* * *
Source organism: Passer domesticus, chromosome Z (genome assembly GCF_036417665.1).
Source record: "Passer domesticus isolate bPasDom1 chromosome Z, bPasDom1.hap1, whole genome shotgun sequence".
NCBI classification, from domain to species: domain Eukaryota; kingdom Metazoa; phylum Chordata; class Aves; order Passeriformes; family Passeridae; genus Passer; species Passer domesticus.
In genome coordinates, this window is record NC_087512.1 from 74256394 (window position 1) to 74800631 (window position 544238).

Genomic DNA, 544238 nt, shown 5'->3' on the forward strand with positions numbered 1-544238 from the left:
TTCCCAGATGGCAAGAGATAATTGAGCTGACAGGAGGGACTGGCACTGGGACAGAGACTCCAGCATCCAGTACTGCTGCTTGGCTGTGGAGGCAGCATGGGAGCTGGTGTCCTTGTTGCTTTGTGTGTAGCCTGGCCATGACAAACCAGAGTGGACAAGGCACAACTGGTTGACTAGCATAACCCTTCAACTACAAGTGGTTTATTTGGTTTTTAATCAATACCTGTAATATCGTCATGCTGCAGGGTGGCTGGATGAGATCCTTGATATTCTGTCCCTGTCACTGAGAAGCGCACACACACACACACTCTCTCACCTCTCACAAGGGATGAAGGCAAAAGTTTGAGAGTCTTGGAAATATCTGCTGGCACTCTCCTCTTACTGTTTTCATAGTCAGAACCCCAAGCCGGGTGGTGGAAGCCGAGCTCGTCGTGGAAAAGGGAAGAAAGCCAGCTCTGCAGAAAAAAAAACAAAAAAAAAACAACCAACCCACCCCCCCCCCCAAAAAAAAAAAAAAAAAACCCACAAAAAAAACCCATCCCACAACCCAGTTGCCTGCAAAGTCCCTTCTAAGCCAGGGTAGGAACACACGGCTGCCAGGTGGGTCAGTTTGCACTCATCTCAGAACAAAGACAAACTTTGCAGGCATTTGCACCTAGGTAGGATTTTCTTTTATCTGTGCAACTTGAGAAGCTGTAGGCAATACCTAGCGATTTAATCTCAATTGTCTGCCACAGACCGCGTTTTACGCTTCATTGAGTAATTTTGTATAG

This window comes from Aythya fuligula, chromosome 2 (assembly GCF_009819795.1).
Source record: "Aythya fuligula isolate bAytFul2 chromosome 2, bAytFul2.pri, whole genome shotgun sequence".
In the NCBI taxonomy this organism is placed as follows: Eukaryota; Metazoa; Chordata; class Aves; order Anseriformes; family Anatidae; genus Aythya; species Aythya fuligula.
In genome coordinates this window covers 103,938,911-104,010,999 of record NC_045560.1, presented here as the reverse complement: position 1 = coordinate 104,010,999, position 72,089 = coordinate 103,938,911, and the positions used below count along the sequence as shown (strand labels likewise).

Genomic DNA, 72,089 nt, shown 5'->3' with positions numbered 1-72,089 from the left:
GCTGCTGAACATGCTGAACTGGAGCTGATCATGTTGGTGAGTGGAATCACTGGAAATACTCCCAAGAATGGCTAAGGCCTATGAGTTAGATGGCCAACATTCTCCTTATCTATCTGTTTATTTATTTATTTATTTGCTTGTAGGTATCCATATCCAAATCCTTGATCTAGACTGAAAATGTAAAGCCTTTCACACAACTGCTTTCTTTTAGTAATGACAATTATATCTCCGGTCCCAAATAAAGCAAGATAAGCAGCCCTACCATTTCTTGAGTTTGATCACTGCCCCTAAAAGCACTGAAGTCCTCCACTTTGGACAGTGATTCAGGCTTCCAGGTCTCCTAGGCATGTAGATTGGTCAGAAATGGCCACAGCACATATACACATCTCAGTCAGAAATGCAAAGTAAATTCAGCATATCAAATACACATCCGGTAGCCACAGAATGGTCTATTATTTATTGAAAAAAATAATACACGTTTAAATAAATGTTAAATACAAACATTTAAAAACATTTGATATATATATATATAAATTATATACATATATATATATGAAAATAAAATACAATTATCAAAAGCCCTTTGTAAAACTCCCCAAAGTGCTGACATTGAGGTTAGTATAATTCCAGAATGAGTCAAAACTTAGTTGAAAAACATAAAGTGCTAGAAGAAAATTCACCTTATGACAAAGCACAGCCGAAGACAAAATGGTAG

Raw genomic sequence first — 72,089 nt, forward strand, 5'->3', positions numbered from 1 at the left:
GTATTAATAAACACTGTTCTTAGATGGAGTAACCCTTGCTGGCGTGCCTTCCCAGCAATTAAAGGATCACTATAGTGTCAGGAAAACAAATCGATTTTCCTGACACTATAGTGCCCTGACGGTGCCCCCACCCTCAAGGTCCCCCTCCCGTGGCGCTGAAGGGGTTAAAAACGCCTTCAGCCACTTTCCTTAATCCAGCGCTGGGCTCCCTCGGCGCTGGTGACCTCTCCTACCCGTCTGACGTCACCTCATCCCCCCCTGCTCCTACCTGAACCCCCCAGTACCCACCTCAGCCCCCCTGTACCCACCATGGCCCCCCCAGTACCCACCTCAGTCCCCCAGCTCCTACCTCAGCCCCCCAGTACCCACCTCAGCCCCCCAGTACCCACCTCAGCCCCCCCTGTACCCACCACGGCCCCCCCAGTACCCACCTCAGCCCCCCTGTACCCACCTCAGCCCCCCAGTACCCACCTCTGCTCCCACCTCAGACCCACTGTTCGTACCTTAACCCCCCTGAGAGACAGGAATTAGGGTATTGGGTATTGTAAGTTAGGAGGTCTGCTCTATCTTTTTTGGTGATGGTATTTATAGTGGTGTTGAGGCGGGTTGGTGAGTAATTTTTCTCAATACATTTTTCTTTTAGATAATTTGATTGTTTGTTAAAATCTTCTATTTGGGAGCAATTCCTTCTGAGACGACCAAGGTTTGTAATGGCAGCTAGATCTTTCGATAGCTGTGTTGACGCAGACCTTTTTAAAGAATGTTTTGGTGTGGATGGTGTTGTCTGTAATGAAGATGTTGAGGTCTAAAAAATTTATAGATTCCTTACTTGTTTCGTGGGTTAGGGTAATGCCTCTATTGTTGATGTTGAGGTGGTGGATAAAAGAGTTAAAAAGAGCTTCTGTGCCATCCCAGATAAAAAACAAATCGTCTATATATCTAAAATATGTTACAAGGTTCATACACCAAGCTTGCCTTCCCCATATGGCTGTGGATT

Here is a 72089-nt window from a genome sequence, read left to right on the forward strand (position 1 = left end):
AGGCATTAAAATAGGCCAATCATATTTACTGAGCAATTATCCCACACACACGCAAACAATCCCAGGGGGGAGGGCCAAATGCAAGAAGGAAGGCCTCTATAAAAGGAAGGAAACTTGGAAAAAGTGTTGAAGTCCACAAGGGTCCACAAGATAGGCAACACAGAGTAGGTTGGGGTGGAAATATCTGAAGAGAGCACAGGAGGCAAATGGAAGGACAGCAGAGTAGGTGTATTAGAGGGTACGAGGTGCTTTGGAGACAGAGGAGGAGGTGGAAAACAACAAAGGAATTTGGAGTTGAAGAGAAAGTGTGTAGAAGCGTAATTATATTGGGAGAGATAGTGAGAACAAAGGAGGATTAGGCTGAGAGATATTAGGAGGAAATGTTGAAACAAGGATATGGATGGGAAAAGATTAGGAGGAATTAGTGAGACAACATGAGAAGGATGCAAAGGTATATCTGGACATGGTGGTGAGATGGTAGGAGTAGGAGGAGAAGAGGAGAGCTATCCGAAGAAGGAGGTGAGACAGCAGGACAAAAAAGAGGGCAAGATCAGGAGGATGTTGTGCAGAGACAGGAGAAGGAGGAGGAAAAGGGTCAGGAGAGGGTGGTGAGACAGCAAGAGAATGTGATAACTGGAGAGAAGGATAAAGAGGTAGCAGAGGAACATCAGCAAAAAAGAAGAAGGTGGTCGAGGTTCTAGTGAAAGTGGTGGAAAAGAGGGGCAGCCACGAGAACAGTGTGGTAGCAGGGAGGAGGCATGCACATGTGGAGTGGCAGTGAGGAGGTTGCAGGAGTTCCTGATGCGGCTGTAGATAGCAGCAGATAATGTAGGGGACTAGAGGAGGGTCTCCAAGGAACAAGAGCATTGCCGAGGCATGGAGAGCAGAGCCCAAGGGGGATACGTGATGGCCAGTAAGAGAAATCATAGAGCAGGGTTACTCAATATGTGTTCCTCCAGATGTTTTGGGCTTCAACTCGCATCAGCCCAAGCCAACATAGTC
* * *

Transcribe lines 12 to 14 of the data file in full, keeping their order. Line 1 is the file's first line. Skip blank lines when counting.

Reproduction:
GCTGCTGAACATGCTGAACTGGAGCTGATCATGTTGGTGAGTGGAATCACTGGAAATACTCCCAAGAATGGCTAAGGCCTATGAGTTAGATGGCCAACATTCTCCTTATCTATCTGTTTATTTATTTATTTATTTGCTTGTAGGTATCCATATCCAAATCCTTGATCTAGACTGAAAATGTAAAGCCTTTCACACAACTGCTTTCTTTTAGTAATGACAATTATATCTCCGGTCCCAAATAAAGCAAGATAAGCAGCCCTACCATTTCTTGAGTTTGATCACTGCCCCTAAAAGCACTGAAGTCCTCCACTTTGGACAGTGATTCAGGCTTCCAGGTCTCCTAGGCATGTAGATTGGTCAGAAATGGCCACAGCACATATACACATCTCAGTCAGAAATGCAAAGTAAATTCAGCATATCAAATACACATCCGGTAGCCACAGAATGGTCTATTATTTATTGAAAAAAATAATACACGTTTAAATAAATGTTAAATACAAACATTTAAAAACATTTGATATATATATATATAAATTATATACATATATATATATGAAAATAAAATACAATTATCAAAAGCCCTTTGTAAAACTCCCCAAAGTGCTGACATTGAGGTTAGTATAATTCCAGAATGAGTCAAAACTTAGTTGAAAAACATAAAGTGCTAGAAGAAAATTCACCTTATGACAAAGCACAGCCGAAGACAAAATGGTAG

Raw genomic sequence first — 72,089 nt, forward strand, 5'->3', positions numbered from 1 at the left:
GTATTAATAAACACTGTTCTTAGATGGAGTAACCCTTGCTGGCGTGCCTTCCCAGCAATTAAAGGATCACTATAGTGTCAGGAAAACAAATCGATTTTCCTGACACTATAGTGCCCTGACGGTGCCCCCACCCTCAAGGTCCCCCTCCCGTGGCGCTGAAGGGGTTAAAAACGCCTTCAGCCACTTTCCTTAATCCAGCGCTGGGCTCCCTCGGCGCTGGTGACCTCTCCTACCCGTCTGACGTCACCTCATCCCCCCCTGCTCCTACCTGAACCCCCCAGTACCCACCTCAGCCCCCCTGTACCCACCATGGCCCCCCCAGTACCCACCTCAGTCCCCCAGCTCCTACCTCAGCCCCCCAGTACCCACCTCAGCCCCCCAGTACCCACCTCAGCCCCCCCTGTACCCACCACGGCCCCCCCAGTACCCACCTCAGCCCCCCTGTACCCACCTCAGCCCCCCAGTACCCACCTCTGCTCCCACCTCAGACCCACTGTTCGTACCTTAACCCCCCTGAGAGACAGGAATTAGGGTATTGGGTATTGTAAGTTAGGAGGTCTGCTCTATCTTTTTTGGTGATGGTATTTATAGTGGTGTTGAGGCGGGTTGGTGAGTAATTTTTCTCAATACATTTTTCTTTTAGATAATTTGATTGTTTGTTAAAATCTTCTATTTGGGAGCAATTCCTTCTGAGACGACCAAGGTTTGTAATGGCAGCTAGATCTTTCGATAGCTGTGTTGACGCAGACCTTTTTAAAGAATGTTTTGGTGTGGATGGTGTTGTCTGTAATGAAGATGTTGAGGTCTAAAAAATTTATAGATTCCTTACTTGTTTCGTGGGTTAGGGTAATGCCTCTATTGTTGATGTTGAGGTGGTGGATAAAAGAGTTAAAAAGAGCTTCTGTGCCATCCCAGATAAAAAACAAATCGTCTATATATCTAAAATATGTTACAAGGTTCATACACCAAGCTTGCCTTCCCCATATGGCTGTGGATT